The College Savings Gap is Growing
Balances in college savings plans are on the rise, but there’s a growing divide among college savers.
According to Sallie Mae’s “How America Saves for College” survey, average college savings increased 30% to $15,346 this year from $11,781 in 2013. Fifty-one percent of families are saving for college, holding steady from last year, but down from 62% in 2009.
“We are seeing a rebound in middle and high-income families in setting aside money,” says Sarah Ducich, senior vice president of Public Policy for Sallie Mae
The survey shows 73% of households earning $100,000 a year or more are putting money aside for college compared to 51% of middle-class families and 34% of low-income families earning less than $35,000. The amount of savings among low-income families dropped 26% to $3,762 from $5,093.
Ducich says two-thirds of non-savers are willing to stretch themselves financially to help save for college, but often feel they don’t have the funds. “They don’t feel like they have enough money to make ends meet and save at the same time.”
High and middle-income families’ savings increased by 39% and 29%, respectively while two-thirds of low-income families say they have not saved for college at all.
Families are undertaking a variety of methods to help cover growing tuition costs, with 57% families using multiple vehicles. The College Board reports the average total cost of a public four-year instate school, including tuition and room and board is $18,391. At a public out-of-state school, the number jumps to $31,701. From 2008-2014, the average published tuition and fees at public four-year colleges has increased 27%.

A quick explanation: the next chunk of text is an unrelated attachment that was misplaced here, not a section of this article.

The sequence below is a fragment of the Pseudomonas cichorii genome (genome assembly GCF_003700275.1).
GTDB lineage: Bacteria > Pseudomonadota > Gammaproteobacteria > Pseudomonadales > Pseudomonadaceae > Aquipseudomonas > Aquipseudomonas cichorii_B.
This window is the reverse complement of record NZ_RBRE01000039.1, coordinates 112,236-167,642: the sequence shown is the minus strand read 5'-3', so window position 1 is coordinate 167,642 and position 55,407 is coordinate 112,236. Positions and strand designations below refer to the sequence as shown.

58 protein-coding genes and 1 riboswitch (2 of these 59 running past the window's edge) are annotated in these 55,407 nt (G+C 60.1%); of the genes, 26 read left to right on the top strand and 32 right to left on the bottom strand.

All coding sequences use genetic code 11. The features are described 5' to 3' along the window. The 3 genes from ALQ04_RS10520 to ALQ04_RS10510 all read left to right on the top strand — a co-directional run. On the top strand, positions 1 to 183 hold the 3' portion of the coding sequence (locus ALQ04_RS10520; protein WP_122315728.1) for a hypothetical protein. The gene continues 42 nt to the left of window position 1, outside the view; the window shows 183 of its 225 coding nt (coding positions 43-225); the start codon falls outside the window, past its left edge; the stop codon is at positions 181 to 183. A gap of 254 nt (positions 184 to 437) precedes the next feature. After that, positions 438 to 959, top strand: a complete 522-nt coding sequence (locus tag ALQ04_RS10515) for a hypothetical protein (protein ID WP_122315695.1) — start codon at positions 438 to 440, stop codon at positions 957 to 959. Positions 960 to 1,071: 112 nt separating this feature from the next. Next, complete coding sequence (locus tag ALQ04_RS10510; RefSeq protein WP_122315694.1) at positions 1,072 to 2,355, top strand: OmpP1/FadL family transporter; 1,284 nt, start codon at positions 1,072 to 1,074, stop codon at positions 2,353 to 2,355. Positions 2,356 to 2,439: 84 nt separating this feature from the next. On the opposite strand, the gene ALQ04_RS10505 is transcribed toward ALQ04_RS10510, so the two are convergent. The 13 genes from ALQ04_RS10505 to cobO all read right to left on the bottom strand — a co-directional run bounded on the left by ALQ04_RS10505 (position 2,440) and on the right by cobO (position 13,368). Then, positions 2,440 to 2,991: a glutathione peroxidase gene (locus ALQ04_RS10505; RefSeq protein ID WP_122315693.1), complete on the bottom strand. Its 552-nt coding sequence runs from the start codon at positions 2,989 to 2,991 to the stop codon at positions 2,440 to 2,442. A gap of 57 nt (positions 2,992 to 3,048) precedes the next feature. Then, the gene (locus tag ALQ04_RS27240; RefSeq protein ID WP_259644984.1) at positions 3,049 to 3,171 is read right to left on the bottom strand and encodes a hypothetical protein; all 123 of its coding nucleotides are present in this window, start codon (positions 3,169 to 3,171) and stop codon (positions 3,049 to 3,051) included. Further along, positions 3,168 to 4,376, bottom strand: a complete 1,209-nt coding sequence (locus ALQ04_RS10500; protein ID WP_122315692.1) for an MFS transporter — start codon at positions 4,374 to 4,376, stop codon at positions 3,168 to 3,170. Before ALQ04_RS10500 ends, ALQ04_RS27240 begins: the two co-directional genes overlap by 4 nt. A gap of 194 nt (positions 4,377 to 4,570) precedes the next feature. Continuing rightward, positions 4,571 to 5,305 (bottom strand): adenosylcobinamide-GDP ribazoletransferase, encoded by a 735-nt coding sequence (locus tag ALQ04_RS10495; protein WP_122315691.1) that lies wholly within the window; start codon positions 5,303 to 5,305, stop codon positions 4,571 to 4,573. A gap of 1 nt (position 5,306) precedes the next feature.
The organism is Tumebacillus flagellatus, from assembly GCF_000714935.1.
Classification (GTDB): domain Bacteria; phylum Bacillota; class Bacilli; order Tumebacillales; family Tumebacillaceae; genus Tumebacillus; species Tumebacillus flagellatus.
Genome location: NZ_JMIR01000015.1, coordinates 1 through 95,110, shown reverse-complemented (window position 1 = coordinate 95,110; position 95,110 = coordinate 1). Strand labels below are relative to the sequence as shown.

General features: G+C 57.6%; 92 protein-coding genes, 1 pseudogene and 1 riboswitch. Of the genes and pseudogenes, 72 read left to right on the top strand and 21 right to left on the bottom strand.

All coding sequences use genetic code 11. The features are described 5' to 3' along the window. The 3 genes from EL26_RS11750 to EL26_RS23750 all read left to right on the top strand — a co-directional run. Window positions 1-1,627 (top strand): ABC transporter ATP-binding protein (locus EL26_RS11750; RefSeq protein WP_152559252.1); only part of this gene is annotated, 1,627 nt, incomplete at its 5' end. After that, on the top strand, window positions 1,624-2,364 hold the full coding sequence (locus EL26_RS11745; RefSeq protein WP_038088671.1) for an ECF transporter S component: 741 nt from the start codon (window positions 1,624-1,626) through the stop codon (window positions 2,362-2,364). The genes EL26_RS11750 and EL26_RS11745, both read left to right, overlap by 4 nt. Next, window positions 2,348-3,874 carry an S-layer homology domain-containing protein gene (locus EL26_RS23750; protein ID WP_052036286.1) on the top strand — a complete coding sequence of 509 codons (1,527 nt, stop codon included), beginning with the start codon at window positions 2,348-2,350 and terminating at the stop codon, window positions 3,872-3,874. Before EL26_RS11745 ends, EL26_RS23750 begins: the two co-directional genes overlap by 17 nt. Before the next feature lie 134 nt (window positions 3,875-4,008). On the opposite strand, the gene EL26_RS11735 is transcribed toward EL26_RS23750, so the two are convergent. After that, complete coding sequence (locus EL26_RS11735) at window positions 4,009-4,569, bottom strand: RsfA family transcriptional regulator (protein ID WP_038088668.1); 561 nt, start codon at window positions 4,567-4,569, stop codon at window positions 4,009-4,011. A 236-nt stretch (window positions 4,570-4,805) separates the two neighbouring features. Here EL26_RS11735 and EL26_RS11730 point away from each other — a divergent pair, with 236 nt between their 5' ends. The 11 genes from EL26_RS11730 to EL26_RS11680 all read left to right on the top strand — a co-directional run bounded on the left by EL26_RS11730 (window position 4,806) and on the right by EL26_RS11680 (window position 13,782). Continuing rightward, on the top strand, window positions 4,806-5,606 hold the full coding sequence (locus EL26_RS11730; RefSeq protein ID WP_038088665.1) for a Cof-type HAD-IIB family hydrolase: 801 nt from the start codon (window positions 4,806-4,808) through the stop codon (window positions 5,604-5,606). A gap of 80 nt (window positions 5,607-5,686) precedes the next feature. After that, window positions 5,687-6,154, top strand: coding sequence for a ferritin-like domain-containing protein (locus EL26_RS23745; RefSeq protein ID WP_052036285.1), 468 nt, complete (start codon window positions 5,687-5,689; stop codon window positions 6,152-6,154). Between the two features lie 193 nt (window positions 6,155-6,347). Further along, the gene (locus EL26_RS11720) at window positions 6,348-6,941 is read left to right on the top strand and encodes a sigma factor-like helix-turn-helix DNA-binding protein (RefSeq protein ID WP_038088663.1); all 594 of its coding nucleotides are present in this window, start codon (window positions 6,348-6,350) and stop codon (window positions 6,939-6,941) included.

“There are a lot of ways to pay for college and no one pays the same. There are very few people able to cover costs with just their savings and income, many have a patchwork of how they pay,” says Ducich.
Forty-five percent of parents report using their general savings account, and 19% of families saving for college use a 529-plan and 13% use a Coverdell Education Savings Account (ESA).
“Using tax-advantage accounts like 529s and Coverdell plans are great ways to save because any qualified withdraws will not be taxed. If you use your own savings either through a brokerage or savings account, you will pay along the way. However, those two provide the greatest flexibility,” says Rande Spiegelman, vice president of financial planning at Schwab.
While 41% of parents have started planning for how they will save for college, Ducich points out there is a difference between planning and executing. “We need to combine planning and saving together. It can be overwhelming when you look at the price tag, but it’s all about setting realistic goals and getting the savings plan going.”
Fewer than half of parents saving for college have set a savings goal, but among those that have, the average target is $75,635.
The study shows non-planners anticipate a greater share of their child’s college costs to come from grants and scholarships and student loans. “That is like thinking it would be smart to assume Social Security will take care of all your retirement needs. It makes sense to look at financial aid and scholarships as ways to supplement savings,” says Spiegelman. “Call it a three-legged stool, you want to save, apply for financial aid and college, and you might have to borrow a little more.”
The study also shows funding retirement dominates the savings poll at 53% of all savings, while college is the next highest at 10%. “For many, there is only so much money to go around. Our best advice is don’t shortchange your own retirement for the sake of college tuition for the next generation,” says Spiegelman. “There are a lot of emotional issues involved here. Most parents want to sacrifice for kids, but you can’t take out loans for retirement.”